Thien replied that art draws people's attention to ugly truths by "scrap(ing) up against those ugly places and conced(ing) their existence. Which is very different from performing, fetishising or objectifying that ugliness, resulting in something closer, along the spectrum, to spectacle rather than art".
This is a timely reminder of the unique way in which literature works on people to broaden their awareness and deepen their understanding of history, politics, culture. The engagement of literature with the world takes place through subject as well as form.
Its value lies in its mirroring of life; this mirror reflection owes its affect and persuasion to the writer's love of language and the power of his or her imagination. A spreadsheet of issues will not make a convincing mirror image of life.
If you like this, read: The Vagrants by Yiyun Li (Random House, 2010, $25.62, Books Kinokuniya and other major bookstores). Set in China during the late 1970s, the novel follows a group of ordinary people whose lives are dramatically changed by the political upheaval of the Democratic Wall Movement, a pro-democracy anti-communist groundswell that was harbinger to the uprising at Tiananmen Square.
HOT MILK By Deborah Levy
Penguin Books/208 pages/Paperback/$29.91/ Major bookstores/ 3 stars
Hot Milk, the latest novel by British author Deborah Levy, reads like a hazy, drug-induced dream, the fraught relationships between its eccentric characters interwoven with layers of rich, concealed meaning and Greek mythological imagery.
It has been longlisted for the United Kingdom's prestigious Man Booker literary prize this year and is likely to follow in the stead of Levy's Swimming Home, which was on the 2012 Man Booker shortlist.
A pity then that the new book's potential is never fully realised. Levy is a sensuous writer adept at conjuring up gorgeous settings, but she struggles to contain the loopy plot, which vacillates between artfully absurd and downright bewildering.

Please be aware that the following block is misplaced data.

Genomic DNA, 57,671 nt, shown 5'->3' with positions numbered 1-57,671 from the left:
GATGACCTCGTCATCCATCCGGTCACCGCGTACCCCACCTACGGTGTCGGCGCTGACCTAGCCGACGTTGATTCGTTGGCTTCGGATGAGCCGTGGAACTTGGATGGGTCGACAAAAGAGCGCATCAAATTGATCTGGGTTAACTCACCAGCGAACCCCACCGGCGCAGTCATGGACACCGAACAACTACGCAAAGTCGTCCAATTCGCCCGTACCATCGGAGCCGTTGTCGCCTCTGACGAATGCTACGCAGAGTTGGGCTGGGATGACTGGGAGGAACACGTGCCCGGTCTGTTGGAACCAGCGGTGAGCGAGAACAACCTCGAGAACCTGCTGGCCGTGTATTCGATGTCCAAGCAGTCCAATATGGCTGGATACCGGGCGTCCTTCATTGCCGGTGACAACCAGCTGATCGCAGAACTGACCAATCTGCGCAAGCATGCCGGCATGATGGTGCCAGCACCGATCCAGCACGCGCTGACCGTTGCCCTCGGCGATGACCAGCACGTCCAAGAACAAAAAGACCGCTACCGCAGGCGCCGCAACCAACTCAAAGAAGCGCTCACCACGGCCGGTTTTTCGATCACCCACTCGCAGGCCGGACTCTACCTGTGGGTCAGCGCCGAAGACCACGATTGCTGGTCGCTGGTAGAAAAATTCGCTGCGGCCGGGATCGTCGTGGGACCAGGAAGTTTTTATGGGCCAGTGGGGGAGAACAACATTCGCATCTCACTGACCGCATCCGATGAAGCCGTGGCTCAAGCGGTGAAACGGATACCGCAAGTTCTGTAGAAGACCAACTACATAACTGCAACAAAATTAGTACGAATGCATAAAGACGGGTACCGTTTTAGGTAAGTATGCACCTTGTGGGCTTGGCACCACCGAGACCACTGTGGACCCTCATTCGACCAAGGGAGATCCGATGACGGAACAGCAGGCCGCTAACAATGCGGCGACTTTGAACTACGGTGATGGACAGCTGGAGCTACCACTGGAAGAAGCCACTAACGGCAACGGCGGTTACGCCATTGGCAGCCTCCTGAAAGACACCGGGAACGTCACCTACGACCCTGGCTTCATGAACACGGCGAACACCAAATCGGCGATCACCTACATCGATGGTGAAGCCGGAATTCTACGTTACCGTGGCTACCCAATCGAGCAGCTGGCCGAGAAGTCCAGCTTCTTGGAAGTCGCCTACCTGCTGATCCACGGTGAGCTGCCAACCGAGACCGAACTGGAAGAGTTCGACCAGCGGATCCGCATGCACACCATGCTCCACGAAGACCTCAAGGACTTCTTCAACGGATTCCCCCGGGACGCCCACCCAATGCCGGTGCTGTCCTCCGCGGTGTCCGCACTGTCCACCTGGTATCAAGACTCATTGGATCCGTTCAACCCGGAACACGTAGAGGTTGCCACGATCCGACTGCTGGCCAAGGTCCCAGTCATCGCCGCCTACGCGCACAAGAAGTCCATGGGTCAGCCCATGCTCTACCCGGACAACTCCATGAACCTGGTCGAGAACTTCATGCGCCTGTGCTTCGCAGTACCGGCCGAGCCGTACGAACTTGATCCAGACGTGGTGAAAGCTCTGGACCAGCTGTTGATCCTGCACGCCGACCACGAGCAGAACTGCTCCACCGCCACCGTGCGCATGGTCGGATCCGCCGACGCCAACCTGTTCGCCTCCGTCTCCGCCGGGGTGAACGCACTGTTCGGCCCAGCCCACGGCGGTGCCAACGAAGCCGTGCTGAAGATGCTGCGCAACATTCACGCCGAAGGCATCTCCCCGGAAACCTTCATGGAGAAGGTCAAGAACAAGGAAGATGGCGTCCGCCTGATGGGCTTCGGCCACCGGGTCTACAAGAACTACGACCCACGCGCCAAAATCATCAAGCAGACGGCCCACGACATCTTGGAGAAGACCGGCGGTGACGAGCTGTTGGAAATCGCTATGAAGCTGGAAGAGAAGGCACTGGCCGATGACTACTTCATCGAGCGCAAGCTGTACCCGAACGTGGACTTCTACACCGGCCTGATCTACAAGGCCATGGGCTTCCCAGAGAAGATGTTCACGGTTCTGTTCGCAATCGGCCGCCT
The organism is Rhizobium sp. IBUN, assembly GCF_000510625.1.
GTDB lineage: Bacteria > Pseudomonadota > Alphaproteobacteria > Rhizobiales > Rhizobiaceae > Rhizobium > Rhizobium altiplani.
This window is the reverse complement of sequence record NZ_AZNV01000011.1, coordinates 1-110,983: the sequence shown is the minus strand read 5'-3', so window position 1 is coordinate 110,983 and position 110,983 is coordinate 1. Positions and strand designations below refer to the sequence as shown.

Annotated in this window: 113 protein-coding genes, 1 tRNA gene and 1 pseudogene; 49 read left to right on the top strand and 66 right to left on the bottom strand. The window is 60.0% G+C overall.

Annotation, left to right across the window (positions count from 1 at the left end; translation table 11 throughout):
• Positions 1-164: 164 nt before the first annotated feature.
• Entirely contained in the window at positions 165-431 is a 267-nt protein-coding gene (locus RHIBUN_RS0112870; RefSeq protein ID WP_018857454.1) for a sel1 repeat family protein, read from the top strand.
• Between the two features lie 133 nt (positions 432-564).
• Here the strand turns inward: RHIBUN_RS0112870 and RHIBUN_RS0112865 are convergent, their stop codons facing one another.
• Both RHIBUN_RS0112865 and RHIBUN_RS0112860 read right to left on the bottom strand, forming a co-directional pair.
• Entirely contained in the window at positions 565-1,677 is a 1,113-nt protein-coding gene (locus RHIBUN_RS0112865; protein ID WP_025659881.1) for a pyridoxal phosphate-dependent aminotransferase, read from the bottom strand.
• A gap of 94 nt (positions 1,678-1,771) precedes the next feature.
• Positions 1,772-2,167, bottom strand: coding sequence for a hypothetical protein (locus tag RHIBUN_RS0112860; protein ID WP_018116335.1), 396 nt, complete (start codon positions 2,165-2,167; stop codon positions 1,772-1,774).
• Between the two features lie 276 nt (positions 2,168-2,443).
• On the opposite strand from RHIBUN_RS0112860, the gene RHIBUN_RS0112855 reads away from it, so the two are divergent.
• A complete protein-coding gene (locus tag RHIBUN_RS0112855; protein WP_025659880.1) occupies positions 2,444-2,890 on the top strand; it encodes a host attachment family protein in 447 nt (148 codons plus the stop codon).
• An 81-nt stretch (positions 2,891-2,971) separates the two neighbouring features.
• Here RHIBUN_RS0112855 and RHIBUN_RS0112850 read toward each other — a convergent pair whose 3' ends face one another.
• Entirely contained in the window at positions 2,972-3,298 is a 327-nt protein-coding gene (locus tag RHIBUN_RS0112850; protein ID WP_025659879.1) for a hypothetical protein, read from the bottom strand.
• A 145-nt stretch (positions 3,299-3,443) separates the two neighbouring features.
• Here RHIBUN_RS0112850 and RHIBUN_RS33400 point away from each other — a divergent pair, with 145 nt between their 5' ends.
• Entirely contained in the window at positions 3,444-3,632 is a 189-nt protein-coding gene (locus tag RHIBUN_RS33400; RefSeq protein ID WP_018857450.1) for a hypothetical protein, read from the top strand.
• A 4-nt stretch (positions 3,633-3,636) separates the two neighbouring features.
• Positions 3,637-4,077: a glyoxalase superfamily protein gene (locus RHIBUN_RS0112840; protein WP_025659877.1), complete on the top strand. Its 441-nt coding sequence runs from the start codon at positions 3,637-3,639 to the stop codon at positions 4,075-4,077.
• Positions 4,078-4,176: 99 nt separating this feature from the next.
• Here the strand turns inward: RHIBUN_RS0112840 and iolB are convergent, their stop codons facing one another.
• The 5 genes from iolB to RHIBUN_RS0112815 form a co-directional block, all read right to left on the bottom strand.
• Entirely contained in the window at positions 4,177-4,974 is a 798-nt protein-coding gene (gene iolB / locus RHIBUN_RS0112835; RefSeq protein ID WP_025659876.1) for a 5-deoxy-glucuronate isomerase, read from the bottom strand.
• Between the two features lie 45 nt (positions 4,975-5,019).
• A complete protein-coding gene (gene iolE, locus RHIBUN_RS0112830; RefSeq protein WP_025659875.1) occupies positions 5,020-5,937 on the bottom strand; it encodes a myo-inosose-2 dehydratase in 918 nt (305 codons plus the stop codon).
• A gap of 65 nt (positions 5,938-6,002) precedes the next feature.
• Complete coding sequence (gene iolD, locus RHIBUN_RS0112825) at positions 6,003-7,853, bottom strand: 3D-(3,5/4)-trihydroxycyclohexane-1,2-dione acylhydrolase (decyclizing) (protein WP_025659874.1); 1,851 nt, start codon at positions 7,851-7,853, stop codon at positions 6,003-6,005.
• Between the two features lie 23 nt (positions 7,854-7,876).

The story starts promisingly, with anthropology graduate Sofia Papastergiadis chaperoning her hypochondriac mother Rose, who claims to have lost the use of her legs, to a clinic in southern Spain for treatment.
Ruminating on their relationship, she says: "I am my mother's burden. She is my creditor and I pay her with my legs. They are always running around for her."
Hot Milk is at its most potent when it scrutinises this vital yet impossible relationship, laced at once with resentment, deceit and betrayal, with love and familial obligation tucked away somewhere deep inside.
Readers will relate to how the wheelchair-bound Rose orders Sofia to drive them around while deriding her technique and makes her wait on her hand and foot.
Sofia, in quiet rebellion, retaliates by being hypercritical of Rose, psycho-analysing her ("She more or less inhabited a building called Grievance Heights") and, at one point, wheeling her to a road and abandoning her there.
Equally fascinating and toxic is Sofia's ambivalent dalliance with her German fling Ingrid, with a "body long and hard like an autobahn", who goads her into vying for her affections with another man.
The love-hate nature of Sofia's relationships is also mirrored in her inexplicable attraction to the medusa jellyfish that dot the waters off the Mediterranean coast - she dives into their midst repeatedly, despite the stings and welts they give her.
Levy is a skilful scene-setter - much of her story unfolds like a febrile nightmare, often shifting between the arid Andalusian deserts and the "warm, oily" Mediterranean sea teeming with jellyfish.
She also adds a touch of sinister urgency by frequently alluding to the looming Greek debt crisis, which threatens to submerge Europe in economic turmoil.
But whereas Levy fashioned a tight, gripping narrative around an interloper who disrupts a summer holiday in Swimming Home, she displays little of that control here.
The book is bogged down by an excess of loose, jarring story threads, such as a ploy by some locals in Almeria to expose the clinic's doctor as a charlatan, an Alsatian that won't stop barking and a truly bizarre post-coital scene in which Ingrid beheads a snake.
A reader can barely parse the significance of one event before another comes along.